Wednesday, 23 May 2007

America’s imperial motives, real and perceived

There is a perception in the Mid-East and elsewhere that the United States is a hostile, hegemonic power. Even though that’s wishful thinking, the reality is quite different. Still, political leaders from Russia’s Vladimir Putin to al Qaeda’s Osama bin Laden are able to use the imperialistic, evil superpower approach to get support. In bin Laden’s case, that support is used to fight the US; in Putin’s case it is just used to make his people think they need a protector (him) and increase his power. Ironically leaders use fear of the US to increase their own political motives as American policy makers use fear of those other leaders to increase their power. The United States' post-9/11 foreign policy has not only made it arguably more vulnerable to attack — because of perception and the fueling of terrorist insurgent movements — but has also damaged diplomatic ties. This is emphasized by the Bush Doctrine.

The Mid-East has a history of being colonized by European powers, though not as completely as some other areas of the world. Much of what is now the Mid-East fell under the Ottoman Empire, which was reduced to Turkey soon after the start of the 21st century. Cries of neoimperialism are common in modern politics in formerly colonized countries. Leaders like Robert Mugabe of Zimbabwe craft alternative universes in which America and others are ruthlessly trying to take his nation, and he is the only one who can stop them. These tactics include using false, victimized versions of history along with peppered terror rhetoric about how the world’s powers are set to invade. Similar cries can be heard among Islamist leaders, albeit with a more religious spin. America, the Great Satan, is out to get all of Islam, they say, and will not rest until it controls all of the fruitful, oil-rich Middle East. Depending on how one defines 'empire' and perceives 'empire', there may or may not be an American Empire.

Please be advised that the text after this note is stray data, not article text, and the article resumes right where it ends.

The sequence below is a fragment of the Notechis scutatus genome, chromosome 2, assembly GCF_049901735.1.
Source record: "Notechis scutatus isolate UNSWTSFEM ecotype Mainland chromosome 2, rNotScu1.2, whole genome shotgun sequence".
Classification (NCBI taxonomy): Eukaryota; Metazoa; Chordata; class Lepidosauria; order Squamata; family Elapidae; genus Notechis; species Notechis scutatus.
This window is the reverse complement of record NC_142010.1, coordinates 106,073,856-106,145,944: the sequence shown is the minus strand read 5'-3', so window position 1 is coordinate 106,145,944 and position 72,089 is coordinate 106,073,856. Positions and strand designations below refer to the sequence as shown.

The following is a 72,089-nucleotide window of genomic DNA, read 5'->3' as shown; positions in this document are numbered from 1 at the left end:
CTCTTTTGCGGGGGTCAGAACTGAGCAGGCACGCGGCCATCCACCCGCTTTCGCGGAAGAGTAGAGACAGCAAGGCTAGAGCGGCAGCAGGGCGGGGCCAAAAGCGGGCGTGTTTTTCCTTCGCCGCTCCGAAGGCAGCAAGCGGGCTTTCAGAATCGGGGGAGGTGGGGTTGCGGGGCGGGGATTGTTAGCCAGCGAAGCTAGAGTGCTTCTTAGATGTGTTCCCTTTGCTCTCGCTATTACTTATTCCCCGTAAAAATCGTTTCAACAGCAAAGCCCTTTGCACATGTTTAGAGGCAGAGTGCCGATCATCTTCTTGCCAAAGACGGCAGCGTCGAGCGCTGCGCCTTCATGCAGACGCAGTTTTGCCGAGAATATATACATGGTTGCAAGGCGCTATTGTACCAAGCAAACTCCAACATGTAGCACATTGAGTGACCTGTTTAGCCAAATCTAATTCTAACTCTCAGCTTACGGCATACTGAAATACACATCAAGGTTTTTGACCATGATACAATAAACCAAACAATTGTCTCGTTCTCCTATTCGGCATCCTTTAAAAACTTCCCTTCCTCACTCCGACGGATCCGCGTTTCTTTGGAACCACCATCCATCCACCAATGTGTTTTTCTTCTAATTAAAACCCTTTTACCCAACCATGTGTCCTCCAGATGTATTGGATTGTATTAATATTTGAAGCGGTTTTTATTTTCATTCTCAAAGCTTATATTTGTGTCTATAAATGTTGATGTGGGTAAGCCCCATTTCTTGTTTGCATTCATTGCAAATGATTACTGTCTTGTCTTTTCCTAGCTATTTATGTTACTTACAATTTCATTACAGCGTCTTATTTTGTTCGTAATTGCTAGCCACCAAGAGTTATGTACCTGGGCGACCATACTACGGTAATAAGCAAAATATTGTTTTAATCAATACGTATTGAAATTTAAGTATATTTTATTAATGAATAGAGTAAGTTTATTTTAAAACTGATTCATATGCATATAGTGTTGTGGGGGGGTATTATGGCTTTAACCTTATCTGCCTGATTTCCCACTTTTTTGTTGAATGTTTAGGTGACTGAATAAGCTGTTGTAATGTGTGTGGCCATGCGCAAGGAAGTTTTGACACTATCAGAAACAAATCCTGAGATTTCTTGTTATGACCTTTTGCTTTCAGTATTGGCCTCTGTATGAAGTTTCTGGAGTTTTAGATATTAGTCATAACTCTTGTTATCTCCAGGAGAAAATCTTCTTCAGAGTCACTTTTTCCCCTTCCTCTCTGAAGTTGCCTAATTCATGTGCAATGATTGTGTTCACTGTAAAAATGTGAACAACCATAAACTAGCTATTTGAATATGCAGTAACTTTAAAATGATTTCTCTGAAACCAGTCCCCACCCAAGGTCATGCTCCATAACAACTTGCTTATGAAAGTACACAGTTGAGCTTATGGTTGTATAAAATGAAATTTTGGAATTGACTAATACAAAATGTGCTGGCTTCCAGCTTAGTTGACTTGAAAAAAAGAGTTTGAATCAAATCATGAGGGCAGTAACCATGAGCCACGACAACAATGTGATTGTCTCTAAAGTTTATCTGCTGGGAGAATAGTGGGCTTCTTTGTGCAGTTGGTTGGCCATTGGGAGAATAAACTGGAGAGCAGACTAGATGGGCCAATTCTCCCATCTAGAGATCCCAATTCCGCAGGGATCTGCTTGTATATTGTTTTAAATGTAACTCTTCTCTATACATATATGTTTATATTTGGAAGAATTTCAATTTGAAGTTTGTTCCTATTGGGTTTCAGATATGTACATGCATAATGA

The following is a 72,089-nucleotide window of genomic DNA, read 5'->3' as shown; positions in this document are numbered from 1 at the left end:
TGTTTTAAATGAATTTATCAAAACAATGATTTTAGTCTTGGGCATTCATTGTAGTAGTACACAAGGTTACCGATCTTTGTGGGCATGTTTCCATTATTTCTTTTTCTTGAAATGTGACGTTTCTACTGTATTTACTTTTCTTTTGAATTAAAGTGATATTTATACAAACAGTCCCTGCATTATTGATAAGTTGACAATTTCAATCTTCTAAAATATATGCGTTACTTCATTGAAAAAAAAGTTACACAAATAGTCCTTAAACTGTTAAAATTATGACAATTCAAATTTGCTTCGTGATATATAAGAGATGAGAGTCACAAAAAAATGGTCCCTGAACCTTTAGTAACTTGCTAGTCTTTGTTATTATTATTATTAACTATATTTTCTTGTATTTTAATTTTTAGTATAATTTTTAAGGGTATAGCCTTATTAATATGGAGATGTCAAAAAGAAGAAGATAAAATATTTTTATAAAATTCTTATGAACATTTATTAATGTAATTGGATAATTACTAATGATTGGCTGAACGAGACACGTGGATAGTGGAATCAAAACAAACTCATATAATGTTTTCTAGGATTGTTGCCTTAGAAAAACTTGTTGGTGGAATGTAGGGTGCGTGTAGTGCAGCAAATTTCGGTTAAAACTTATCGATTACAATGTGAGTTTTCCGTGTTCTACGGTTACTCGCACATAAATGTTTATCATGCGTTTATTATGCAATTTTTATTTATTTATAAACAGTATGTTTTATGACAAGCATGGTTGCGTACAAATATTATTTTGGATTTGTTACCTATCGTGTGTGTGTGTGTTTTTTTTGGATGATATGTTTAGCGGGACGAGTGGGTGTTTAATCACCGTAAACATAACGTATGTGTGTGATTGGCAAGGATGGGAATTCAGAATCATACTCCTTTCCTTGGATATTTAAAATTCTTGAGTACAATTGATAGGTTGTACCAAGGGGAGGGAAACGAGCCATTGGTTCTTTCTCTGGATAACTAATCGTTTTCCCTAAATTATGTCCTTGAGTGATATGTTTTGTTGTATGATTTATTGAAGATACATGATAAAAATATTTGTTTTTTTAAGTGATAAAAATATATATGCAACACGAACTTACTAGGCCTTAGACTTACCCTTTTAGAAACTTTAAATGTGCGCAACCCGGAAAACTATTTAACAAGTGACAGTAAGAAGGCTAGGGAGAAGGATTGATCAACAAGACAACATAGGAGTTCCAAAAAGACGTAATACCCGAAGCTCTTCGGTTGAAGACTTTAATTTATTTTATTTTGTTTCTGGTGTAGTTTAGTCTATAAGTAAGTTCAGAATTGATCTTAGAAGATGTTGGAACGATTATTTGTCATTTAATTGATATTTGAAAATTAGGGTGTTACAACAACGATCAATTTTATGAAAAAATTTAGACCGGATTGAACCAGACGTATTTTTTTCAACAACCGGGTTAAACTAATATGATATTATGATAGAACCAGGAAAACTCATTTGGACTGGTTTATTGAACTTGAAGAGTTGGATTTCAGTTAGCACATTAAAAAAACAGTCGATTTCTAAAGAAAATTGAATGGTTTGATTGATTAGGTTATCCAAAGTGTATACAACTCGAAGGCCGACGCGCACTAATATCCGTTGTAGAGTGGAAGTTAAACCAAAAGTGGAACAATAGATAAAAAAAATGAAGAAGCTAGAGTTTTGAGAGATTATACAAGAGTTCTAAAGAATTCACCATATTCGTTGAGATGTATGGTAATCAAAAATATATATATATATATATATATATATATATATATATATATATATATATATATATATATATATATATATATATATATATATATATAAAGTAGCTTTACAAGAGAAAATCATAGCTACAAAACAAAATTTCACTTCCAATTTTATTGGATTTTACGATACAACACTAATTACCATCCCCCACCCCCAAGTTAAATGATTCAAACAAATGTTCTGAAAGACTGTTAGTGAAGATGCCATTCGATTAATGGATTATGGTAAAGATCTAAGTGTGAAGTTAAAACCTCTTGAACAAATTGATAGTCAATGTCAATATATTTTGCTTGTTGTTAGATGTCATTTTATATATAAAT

If the US was so obsessed in controlling all oil resources in the Middle East — and indeed if it invaded Iraq for the oil — as it is alleged, policy would be different. Ferguson points out the flaws in the ‘America is only interested in the Mid-East for the oil' argument in Colossus (p. 109):

[America] would surely have ... difficulty in one fundamental respect. For nothing could have been better calculated to alienate the Arab peoples than constant support for the state of Israel.

Whether America is a true hegemonic demon or not, there is no doubt it has tried to exert its power as the global police, the untouchable enforcer of self-defined good, the setter of standards and prime user of force, under the Bush administration. The neoconservative role in the White House has not only expanded the presidency at home, but attempts to do the same abroad, with a neoimperial zest for self-supremacy. However, as the US tries to expand its world power, its foes use that to their advantage, striving to make their people believe the US has already made itself a full-fledged empire. The neoimperial actions are likely to fail, says G. John Ikenberry,
If history is any guide, it will trigger resistance that will leave America in a more hostile and divided world.

Threats of force like preemption, a prime area of the Bush Doctrine, which was used in the case of the Iraq war, are not likely to be received well by the international community either.

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